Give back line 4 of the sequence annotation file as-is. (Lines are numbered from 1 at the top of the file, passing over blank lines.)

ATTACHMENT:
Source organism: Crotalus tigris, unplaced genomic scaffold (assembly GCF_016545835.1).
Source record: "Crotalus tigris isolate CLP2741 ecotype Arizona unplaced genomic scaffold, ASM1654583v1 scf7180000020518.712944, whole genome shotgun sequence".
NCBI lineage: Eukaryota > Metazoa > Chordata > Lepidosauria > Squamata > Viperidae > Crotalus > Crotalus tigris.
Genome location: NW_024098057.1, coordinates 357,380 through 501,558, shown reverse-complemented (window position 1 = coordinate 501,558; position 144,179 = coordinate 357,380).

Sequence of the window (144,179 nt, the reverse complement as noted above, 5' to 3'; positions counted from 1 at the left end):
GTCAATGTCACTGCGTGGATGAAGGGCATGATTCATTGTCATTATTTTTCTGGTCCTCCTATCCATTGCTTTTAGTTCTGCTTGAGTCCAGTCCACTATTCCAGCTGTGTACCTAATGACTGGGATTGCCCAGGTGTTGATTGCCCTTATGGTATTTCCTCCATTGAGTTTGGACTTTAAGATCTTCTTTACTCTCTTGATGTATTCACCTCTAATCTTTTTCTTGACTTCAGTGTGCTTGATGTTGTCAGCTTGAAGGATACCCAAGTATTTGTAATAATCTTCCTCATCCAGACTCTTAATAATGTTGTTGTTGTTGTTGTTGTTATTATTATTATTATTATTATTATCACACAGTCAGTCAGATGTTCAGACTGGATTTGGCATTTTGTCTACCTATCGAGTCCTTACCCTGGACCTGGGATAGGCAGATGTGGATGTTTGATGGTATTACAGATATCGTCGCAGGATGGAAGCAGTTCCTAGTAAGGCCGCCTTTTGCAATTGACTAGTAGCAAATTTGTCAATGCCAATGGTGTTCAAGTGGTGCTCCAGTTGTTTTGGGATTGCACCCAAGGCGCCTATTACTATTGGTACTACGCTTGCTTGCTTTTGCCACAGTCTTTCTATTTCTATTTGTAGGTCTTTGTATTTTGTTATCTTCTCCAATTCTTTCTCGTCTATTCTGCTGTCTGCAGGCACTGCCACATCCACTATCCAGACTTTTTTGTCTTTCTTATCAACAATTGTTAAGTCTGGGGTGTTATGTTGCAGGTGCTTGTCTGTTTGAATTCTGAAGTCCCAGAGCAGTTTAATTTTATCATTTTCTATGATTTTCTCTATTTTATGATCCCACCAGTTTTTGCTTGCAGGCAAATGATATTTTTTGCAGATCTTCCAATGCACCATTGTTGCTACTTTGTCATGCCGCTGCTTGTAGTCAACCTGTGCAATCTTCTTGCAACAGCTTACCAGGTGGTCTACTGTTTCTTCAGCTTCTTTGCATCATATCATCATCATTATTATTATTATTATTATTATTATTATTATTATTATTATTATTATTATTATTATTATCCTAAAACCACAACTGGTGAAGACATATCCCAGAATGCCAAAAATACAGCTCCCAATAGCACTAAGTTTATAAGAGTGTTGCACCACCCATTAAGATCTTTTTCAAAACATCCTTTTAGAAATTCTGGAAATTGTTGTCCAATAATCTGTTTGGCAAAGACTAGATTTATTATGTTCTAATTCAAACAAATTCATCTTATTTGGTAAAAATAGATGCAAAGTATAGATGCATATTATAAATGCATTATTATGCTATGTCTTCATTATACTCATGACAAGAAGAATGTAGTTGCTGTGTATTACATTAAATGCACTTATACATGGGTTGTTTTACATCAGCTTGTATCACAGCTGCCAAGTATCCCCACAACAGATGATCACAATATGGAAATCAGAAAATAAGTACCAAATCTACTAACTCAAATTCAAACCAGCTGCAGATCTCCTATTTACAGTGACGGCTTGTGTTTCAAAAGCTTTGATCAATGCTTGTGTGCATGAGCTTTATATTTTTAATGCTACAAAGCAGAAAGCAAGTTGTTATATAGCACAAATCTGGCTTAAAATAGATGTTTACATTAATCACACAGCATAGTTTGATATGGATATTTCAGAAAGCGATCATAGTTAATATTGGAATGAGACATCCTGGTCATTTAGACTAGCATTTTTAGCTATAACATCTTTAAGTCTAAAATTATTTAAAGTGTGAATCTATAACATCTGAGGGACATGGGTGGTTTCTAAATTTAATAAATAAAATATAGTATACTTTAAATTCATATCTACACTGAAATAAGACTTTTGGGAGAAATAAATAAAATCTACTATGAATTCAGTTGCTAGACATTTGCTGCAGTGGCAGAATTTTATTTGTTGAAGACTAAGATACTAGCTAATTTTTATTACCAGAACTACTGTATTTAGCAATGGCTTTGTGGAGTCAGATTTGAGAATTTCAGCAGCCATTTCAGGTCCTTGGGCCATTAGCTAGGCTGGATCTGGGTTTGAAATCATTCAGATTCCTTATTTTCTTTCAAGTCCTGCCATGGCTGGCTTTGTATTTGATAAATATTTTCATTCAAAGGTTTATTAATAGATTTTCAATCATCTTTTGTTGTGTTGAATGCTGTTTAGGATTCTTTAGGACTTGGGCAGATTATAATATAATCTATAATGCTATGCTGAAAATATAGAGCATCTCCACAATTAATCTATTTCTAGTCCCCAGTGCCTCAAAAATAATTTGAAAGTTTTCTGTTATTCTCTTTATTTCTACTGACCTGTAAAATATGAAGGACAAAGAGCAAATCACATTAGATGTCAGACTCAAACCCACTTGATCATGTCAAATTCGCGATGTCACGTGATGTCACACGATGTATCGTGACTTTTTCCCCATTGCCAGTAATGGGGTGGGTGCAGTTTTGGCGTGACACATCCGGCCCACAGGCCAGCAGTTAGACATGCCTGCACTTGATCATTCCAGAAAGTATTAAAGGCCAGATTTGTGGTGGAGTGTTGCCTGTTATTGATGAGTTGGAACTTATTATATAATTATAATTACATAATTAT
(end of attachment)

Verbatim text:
Genome location: NW_024098057.1, coordinates 357,380 through 501,558, shown reverse-complemented (window position 1 = coordinate 501,558; position 144,179 = coordinate 357,380).